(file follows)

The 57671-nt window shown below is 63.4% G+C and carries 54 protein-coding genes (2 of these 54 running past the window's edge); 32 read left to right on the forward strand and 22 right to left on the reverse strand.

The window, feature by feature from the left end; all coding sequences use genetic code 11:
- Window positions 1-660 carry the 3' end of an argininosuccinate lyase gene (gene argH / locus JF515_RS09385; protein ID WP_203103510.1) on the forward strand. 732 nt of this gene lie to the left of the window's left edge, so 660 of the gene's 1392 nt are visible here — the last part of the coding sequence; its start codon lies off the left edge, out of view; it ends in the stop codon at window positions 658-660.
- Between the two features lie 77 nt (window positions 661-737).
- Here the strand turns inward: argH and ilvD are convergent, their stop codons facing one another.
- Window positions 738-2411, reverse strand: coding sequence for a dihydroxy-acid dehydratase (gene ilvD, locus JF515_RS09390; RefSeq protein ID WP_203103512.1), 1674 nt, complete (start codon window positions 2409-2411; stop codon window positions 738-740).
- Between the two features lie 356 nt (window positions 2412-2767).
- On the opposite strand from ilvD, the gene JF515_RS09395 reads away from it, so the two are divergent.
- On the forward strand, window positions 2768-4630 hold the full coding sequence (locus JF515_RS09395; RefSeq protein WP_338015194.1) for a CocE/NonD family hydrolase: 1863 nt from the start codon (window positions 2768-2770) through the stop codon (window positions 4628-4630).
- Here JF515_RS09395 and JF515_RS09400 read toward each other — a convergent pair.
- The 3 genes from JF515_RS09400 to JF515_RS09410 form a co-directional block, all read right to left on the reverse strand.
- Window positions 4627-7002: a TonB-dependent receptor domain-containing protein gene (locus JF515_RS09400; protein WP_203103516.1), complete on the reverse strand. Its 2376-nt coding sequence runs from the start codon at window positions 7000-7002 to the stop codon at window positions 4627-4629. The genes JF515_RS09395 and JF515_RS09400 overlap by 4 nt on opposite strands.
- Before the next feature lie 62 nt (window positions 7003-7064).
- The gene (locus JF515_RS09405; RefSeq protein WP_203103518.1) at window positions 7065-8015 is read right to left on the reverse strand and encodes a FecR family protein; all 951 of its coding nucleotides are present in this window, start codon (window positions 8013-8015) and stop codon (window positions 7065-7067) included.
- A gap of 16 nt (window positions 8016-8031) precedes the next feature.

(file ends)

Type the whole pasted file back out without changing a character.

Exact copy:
The 57671-nt window shown below is 63.4% G+C and carries 54 protein-coding genes (2 of these 54 running past the window's edge); 32 read left to right on the forward strand and 22 right to left on the reverse strand.

The window, feature by feature from the left end; all coding sequences use genetic code 11:
- Window positions 1-660 carry the 3' end of an argininosuccinate lyase gene (gene argH / locus JF515_RS09385; protein ID WP_203103510.1) on the forward strand. 732 nt of this gene lie to the left of the window's left edge, so 660 of the gene's 1392 nt are visible here — the last part of the coding sequence; its start codon lies off the left edge, out of view; it ends in the stop codon at window positions 658-660.
- Between the two features lie 77 nt (window positions 661-737).
- Here the strand turns inward: argH and ilvD are convergent, their stop codons facing one another.
- Window positions 738-2411, reverse strand: coding sequence for a dihydroxy-acid dehydratase (gene ilvD, locus JF515_RS09390; RefSeq protein ID WP_203103512.1), 1674 nt, complete (start codon window positions 2409-2411; stop codon window positions 738-740).
- Between the two features lie 356 nt (window positions 2412-2767).
- On the opposite strand from ilvD, the gene JF515_RS09395 reads away from it, so the two are divergent.
- On the forward strand, window positions 2768-4630 hold the full coding sequence (locus JF515_RS09395; RefSeq protein WP_338015194.1) for a CocE/NonD family hydrolase: 1863 nt from the start codon (window positions 2768-2770) through the stop codon (window positions 4628-4630).
- Here JF515_RS09395 and JF515_RS09400 read toward each other — a convergent pair.
- The 3 genes from JF515_RS09400 to JF515_RS09410 form a co-directional block, all read right to left on the reverse strand.
- Window positions 4627-7002: a TonB-dependent receptor domain-containing protein gene (locus JF515_RS09400; protein WP_203103516.1), complete on the reverse strand. Its 2376-nt coding sequence runs from the start codon at window positions 7000-7002 to the stop codon at window positions 4627-4629. The genes JF515_RS09395 and JF515_RS09400 overlap by 4 nt on opposite strands.
- Before the next feature lie 62 nt (window positions 7003-7064).
- The gene (locus JF515_RS09405; RefSeq protein WP_203103518.1) at window positions 7065-8015 is read right to left on the reverse strand and encodes a FecR family protein; all 951 of its coding nucleotides are present in this window, start codon (window positions 8013-8015) and stop codon (window positions 7065-7067) included.
- A gap of 16 nt (window positions 8016-8031) precedes the next feature.